Heat treatments for the development of carbide-free bainite (CFB) steels consist of full austenitization followed by an isothermal step at a temperature in the bainite range4 (Figure 2a). The formation of bainite occurs by the nucleation and displacive growth of bainitic ferrite sub-units until they reach a certain size. In the process, carbon diffuses from the carbon-supersaturated sub-unit to the surrounding austenite5. By alloying the steel with elements such as silicon or aluminium, carbide precipitation in the austenite is inhibited, and thus the austenite becomes carbon enriched as the transformation progresses.

 


 

In the case of the quenching and partitioning (Q&P) process6, the route consists of a first quench, from a full or partially austenitic microstructure, to induce a partial martensitic transformation, followed by an isothermal treatment to accomplish the carbon partitioning from martensite to austenite in the absence of carbide precipitation (Figure 2b). Carbon-enriched austenite can thus remain metastable at room temperature7.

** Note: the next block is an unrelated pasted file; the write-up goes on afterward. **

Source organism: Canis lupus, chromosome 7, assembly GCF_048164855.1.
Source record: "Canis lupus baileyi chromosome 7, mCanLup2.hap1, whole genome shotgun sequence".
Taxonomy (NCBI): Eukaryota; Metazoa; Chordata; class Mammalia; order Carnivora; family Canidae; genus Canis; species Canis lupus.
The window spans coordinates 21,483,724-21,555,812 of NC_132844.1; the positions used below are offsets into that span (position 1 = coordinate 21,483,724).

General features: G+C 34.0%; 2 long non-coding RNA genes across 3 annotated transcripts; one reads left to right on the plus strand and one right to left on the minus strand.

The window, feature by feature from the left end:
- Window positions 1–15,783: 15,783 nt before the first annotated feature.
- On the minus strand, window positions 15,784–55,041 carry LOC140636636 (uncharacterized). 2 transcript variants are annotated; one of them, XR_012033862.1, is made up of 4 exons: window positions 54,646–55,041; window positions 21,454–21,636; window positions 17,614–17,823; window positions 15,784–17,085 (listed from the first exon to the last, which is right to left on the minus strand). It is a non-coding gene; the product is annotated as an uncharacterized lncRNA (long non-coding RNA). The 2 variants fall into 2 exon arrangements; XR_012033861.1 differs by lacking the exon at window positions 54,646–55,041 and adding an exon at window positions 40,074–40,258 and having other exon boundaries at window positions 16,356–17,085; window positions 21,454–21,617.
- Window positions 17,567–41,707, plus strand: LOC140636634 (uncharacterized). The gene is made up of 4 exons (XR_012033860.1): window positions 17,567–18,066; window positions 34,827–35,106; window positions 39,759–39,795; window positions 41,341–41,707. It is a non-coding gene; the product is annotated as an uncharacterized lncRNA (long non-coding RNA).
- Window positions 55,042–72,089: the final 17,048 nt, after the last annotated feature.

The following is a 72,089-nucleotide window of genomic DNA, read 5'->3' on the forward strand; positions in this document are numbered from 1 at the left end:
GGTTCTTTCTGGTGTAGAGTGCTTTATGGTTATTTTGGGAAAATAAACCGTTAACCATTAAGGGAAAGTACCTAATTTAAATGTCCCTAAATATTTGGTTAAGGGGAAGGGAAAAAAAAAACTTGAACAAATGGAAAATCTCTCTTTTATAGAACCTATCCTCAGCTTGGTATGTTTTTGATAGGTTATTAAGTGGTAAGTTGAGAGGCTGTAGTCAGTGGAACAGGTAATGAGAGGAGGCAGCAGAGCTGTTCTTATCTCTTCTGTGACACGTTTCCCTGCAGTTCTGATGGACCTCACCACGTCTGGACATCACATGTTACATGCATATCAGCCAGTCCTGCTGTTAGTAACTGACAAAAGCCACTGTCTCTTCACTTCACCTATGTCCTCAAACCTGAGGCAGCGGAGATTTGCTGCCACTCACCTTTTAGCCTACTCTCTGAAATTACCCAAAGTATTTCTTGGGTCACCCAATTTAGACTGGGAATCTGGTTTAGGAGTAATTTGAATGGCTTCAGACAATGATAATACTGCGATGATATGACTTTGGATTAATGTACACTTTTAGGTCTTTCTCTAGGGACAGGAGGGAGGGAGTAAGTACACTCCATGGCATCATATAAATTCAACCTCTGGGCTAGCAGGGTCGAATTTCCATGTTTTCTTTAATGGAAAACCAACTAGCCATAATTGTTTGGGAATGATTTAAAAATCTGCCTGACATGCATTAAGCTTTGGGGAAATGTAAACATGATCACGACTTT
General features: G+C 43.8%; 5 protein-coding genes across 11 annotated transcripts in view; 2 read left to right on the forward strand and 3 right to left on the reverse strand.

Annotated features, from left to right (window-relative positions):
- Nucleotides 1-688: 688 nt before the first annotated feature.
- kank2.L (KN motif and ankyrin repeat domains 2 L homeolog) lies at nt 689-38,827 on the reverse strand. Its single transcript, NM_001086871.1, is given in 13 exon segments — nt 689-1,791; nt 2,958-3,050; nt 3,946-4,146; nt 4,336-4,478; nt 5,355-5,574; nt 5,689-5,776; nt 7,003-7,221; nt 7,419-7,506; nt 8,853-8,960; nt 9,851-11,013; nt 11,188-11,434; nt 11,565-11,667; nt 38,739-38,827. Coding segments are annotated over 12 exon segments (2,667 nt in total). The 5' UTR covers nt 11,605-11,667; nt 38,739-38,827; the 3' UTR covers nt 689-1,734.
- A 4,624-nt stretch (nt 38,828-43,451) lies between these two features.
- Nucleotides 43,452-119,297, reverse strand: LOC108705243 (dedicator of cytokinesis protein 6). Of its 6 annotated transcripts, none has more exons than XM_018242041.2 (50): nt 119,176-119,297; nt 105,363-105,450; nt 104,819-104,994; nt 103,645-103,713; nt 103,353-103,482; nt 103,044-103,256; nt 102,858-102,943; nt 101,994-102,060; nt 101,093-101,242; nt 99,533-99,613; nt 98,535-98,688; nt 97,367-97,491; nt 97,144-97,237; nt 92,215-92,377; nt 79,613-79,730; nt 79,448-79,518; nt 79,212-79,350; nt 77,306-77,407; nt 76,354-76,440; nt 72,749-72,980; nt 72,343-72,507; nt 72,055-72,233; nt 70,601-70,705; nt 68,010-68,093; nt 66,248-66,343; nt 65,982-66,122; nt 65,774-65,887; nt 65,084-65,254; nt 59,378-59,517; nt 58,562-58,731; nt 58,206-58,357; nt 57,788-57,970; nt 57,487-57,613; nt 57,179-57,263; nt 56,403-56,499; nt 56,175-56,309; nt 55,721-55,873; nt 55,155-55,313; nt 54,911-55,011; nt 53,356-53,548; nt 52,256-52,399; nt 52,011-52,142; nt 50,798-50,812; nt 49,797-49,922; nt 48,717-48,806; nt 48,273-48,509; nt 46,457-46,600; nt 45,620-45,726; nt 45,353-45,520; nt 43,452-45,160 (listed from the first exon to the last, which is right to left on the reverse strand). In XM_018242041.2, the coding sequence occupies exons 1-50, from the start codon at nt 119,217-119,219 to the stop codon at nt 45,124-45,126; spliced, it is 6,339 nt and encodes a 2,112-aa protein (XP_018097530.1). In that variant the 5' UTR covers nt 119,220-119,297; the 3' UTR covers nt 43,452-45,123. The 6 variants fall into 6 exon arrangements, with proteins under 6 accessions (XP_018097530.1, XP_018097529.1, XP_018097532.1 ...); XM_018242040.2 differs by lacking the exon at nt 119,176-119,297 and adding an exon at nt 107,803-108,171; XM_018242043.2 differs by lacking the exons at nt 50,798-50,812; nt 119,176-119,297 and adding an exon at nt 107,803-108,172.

In this work, the possibility of combining both processing concepts to create microstructures containing combinations of martensite, bainite, and retained austenite is evaluated. First, the inconveniences of creating these microstructures via bainite formation followed by martensite formation (Figure 2c) will be discussed. We then continue with a description of the approach to create such multiphase microstructures via the formation of martensite followed by bainite formation (Figure 2d), in which the carbon enrichment of the austenite occurs by a combination of the mechanisms used in CFB and Q&P steels. The article ends with a description of modelling approach for the microstructure development of this new processing route.